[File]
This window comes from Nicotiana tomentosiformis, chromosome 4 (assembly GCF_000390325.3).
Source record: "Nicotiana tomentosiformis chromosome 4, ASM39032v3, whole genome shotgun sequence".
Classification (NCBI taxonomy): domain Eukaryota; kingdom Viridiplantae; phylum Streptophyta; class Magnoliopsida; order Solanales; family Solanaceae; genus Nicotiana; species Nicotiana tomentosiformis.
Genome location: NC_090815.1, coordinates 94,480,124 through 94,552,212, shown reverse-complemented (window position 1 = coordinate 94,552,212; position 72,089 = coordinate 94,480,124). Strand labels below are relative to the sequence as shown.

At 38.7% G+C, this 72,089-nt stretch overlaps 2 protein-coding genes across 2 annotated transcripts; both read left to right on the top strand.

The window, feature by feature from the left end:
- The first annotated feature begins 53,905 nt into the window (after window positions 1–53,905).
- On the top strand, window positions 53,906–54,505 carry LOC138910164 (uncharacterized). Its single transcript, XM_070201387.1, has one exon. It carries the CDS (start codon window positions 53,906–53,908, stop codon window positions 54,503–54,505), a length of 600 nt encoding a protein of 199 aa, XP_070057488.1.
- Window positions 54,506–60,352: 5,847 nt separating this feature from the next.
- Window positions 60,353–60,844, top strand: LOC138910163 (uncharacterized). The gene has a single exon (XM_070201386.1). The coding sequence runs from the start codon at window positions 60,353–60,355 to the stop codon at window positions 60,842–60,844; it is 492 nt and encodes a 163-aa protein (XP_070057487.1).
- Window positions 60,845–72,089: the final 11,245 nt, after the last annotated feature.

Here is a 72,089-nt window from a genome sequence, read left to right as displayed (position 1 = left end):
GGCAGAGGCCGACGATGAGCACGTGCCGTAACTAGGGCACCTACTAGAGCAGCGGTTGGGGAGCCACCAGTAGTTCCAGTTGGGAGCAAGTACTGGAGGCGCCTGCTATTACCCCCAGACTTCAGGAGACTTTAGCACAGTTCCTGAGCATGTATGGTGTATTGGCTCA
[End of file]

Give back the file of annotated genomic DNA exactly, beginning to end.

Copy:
This window comes from Nicotiana tomentosiformis, chromosome 4 (assembly GCF_000390325.3).
Source record: "Nicotiana tomentosiformis chromosome 4, ASM39032v3, whole genome shotgun sequence".
Classification (NCBI taxonomy): domain Eukaryota; kingdom Viridiplantae; phylum Streptophyta; class Magnoliopsida; order Solanales; family Solanaceae; genus Nicotiana; species Nicotiana tomentosiformis.
Genome location: NC_090815.1, coordinates 94,480,124 through 94,552,212, shown reverse-complemented (window position 1 = coordinate 94,552,212; position 72,089 = coordinate 94,480,124). Strand labels below are relative to the sequence as shown.

At 38.7% G+C, this 72,089-nt stretch overlaps 2 protein-coding genes across 2 annotated transcripts; both read left to right on the top strand.

The window, feature by feature from the left end:
- The first annotated feature begins 53,905 nt into the window (after window positions 1–53,905).
- On the top strand, window positions 53,906–54,505 carry LOC138910164 (uncharacterized). Its single transcript, XM_070201387.1, has one exon. It carries the CDS (start codon window positions 53,906–53,908, stop codon window positions 54,503–54,505), a length of 600 nt encoding a protein of 199 aa, XP_070057488.1.
- Window positions 54,506–60,352: 5,847 nt separating this feature from the next.
- Window positions 60,353–60,844, top strand: LOC138910163 (uncharacterized). The gene has a single exon (XM_070201386.1). The coding sequence runs from the start codon at window positions 60,353–60,355 to the stop codon at window positions 60,842–60,844; it is 492 nt and encodes a 163-aa protein (XP_070057487.1).
- Window positions 60,845–72,089: the final 11,245 nt, after the last annotated feature.

Here is a 72,089-nt window from a genome sequence, read left to right as displayed (position 1 = left end):
GGCAGAGGCCGACGATGAGCACGTGCCGTAACTAGGGCACCTACTAGAGCAGCGGTTGGGGAGCCACCAGTAGTTCCAGTTGGGAGCAAGTACTGGAGGCGCCTGCTATTACCCCCAGACTTCAGGAGACTTTAGCACAGTTCCTGAGCATGTATGGTGTATTGGCTCA